User avatar
TorgHacker
Posts: 4901
Joined: Tue Sep 06, 2016 6:40 pm

Re: United States At War

Postby TorgHacker » Sat Jun 30, 2018 9:08 pm

Greymarch2000 wrote:Nice! This was the kind of information I was hoping to see in the Living Land book :)


With how integrated the on demand supply economy is now, with respect to fuel, food, and pretty much everything, if this really happened it would be end of the world stuff pretty much immediately pretty much anywhere there is an advanced economy. Think about how much stuff is manufactured in China now.

We don’t want to get that depressing.

As for mass casualties, the biggies would be the upper Midwest due to Thrakmoss and then the Nashville incident, and to a smaller extent in and around Atlanta.

Otherwise Lanala does provide.
Deanna Gilbert
Torg Eternity designer
Ulisses North America

User avatar
Mark Malcolm
Posts: 27
Joined: Sat May 26, 2018 8:00 am
Location: Kennesaw, GA
Contact:

Re: United States At War

Postby Mark Malcolm » Sat Jun 30, 2018 9:21 pm

The port of Morehead City, NC is still in Core Earth and open to the sea which is quite close to Jacksonville, NC home of the 2nd Marine Division. This could then become quite the embattled bastion of resistance cut off from the world as it is by the North Carolina Zone.
I may not agree with what you have to say but I will defend your right to say it to the very death.
Voltaire
http://www.firstchevalier.com
http://www.facebook.com/firstchevalierbooks

Fuzzy
Posts: 162
Joined: Fri Jul 28, 2017 8:39 pm

Re: United States At War

Postby Fuzzy » Sat Jun 30, 2018 10:06 pm

With how integrated the on demand supply economy is now, with respect to fuel, food, and pretty much everything, if this really happened it would be end of the world stuff pretty much immediately pretty much anywhere there is an advanced economy. Think about how much stuff is manufactured in China now.

We don’t want to get that depressing.


I suppose that's where my obsession with internal consistency kicks in. I have trouble with a setting in which tons of bad stuff happens, but things just aren't that bad, with the primary rationale being that it would just be too depressing. That's not an in-world reason. We ought to be able to explain - within the boundaries of the genre - why things aren't that bad. So, this was an effort to build some sort of quasi-realistic justification, which in combination with the world laws (i.e. Law of Hope) means things are bad ("desperate"), but not end-of-the-world bad.

Moreover, societies with less robustness than the United States have proven fairly resilient to even severe disruption. Even under near total embargo, countries like Cuba, Iraq, and North Korea have managed to keep things from completely falling apart. People get very creative at cobbling together spare parts or hand-tooling makeshift components. New construction of advanced weapons systems would stop... but with only 1 year into the war, wear and tear on physical infrastructure and capital assets is not yet that big of a deal. A typical commercial airliner has a lifespan of 12 to 20 years. Military aircraft have been kept in service for up to 50 years. While half the world's manufacturing is in China, key raw material supply sources (including western US, South America, parts of Africa, etc.) are actually intact. Brazil, Australia, and Chile, for instance, are fine... possibly even growing output in some key sectors. Moreover, China and Japan are doing just fine. Indeed, better than fine, under Social/Tech 24. While Kanawa doesn't want Core Earth to win, neither does he/she/it want any other high lord to win too quickly. And what better way to win than to loan money/equipment/supplies to other Core Earth nations and essentially buy cheap assets at distressed prices.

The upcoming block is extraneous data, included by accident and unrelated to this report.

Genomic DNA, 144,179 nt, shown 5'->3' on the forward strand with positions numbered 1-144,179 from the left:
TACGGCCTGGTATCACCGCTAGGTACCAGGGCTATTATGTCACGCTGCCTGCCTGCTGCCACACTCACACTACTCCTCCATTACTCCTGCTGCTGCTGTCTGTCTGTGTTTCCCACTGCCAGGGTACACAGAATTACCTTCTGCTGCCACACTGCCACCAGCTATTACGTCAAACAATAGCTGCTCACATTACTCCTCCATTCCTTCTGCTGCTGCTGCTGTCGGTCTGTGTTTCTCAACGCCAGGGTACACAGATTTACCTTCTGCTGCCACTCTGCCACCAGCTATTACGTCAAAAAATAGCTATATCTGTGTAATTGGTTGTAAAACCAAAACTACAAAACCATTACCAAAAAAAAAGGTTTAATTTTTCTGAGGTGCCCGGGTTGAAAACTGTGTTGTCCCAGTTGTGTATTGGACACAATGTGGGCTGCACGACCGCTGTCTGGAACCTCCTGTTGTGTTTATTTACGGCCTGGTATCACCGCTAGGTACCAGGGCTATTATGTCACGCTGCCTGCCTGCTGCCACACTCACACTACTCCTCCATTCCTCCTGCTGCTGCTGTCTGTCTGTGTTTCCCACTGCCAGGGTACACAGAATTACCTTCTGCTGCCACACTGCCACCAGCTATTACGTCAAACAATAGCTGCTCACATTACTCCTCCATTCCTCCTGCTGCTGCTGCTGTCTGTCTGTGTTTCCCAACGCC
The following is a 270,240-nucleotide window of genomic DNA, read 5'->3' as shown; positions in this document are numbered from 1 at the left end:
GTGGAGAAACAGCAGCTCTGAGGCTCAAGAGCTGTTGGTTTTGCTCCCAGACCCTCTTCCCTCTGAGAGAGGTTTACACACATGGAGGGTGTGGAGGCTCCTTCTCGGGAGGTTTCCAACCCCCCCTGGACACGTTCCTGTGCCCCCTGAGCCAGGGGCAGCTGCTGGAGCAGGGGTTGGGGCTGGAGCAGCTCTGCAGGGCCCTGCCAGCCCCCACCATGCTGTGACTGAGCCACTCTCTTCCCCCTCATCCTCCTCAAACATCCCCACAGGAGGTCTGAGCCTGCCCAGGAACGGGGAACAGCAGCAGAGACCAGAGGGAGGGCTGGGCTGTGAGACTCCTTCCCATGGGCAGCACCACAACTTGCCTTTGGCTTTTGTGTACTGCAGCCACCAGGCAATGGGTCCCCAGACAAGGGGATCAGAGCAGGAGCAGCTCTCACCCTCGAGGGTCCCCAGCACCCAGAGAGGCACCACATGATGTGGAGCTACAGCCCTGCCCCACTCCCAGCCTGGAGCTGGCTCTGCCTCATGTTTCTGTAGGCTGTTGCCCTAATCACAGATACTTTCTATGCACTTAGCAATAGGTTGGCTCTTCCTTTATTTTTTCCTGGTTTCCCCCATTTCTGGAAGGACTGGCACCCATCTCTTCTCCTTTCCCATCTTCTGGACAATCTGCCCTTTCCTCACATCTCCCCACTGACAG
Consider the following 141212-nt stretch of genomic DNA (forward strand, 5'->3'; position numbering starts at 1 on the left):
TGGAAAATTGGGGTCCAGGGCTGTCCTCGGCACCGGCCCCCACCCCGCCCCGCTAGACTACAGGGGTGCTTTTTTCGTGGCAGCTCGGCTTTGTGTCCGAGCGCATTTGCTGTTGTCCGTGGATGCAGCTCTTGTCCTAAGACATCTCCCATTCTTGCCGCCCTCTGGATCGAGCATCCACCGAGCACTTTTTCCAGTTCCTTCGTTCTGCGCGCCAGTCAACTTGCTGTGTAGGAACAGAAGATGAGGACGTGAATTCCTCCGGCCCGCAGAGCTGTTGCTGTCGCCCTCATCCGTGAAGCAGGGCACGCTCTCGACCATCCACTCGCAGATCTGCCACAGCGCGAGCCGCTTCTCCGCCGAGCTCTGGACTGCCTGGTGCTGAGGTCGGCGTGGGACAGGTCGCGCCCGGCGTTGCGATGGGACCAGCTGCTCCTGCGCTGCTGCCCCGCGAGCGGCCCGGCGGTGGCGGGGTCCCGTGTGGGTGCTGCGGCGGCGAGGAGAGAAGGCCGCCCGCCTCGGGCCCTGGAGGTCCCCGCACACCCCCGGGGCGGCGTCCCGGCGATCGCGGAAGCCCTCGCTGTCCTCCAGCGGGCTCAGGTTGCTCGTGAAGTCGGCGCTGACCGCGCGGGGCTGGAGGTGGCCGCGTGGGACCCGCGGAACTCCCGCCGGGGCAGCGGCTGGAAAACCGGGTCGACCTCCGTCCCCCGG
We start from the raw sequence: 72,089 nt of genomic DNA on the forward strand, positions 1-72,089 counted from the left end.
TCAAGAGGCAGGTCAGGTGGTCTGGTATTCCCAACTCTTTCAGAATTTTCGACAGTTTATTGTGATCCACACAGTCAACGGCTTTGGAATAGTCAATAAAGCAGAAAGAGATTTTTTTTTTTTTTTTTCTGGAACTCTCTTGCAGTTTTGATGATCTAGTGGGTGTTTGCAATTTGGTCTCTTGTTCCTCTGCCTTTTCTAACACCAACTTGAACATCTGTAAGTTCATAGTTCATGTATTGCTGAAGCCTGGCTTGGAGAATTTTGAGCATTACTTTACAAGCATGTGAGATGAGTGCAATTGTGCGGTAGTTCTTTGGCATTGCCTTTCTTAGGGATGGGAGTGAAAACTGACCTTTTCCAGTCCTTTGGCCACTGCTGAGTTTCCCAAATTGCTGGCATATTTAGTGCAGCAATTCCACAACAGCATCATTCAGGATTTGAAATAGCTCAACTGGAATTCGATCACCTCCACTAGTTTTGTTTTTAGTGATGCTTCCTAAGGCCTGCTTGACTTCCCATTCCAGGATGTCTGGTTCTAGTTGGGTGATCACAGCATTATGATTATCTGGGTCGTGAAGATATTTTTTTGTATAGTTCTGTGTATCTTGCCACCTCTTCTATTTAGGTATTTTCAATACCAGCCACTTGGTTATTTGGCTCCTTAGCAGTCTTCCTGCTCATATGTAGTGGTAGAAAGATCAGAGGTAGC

So I'm just trying to help the world make sense within its own paradigm for myself and our group.

In terms of casualties, the only suitable word for what has happened in the first year of the war is GENOCIDE. Baru Kaah is worse than Stalin and Hitler together. While Rec Pakken may want to keep humans alive for a while to drain them of energy, we need to recognize that Kaah has conquered dozens of worlds and the vast majority of races on those worlds have been annihilated. He's committed MULTIPLE genocides, and the genocide of humanity is just the next in line. Whatever he thinks about Lanala, he is pure evil. And honestly, the casualty numbers are probably generous... Let's leave out the outright slaughters by the Whitespear and Redjaw clans, which alone probably killed 10 million people... Just focus on those who were not killed outright, but had to somehow survive.

Yes, Lanala does provide, but the difficulty for foraging for food is DC 8. A smart pack of humans with skill and tools and numbers would make that roll about 80% of the time. The other 20% of the time, the "hunter becomes the hunted". Let's say humans hunt in packs, and triumph or escape from their hunters 80% of the time (again, generous). Lets say humans need to forage every week. That means the typical human group would survive about 25 weeks (on average) before it got eaten by someone bigger and nastier than themselves.

So, to assume that 60% to 80% of humans in the transformed zones survived (even with the Nashville Incident, Atlanta massacre, Seattle catastrophe, and Whitespear slaughters) is actually generous. However, between the Law of Life and the Law of Hope, it might be justifiable.


Return to “Setting Discussion (TORG)”

Who is online

Users browsing this forum: No registered users and 17 guests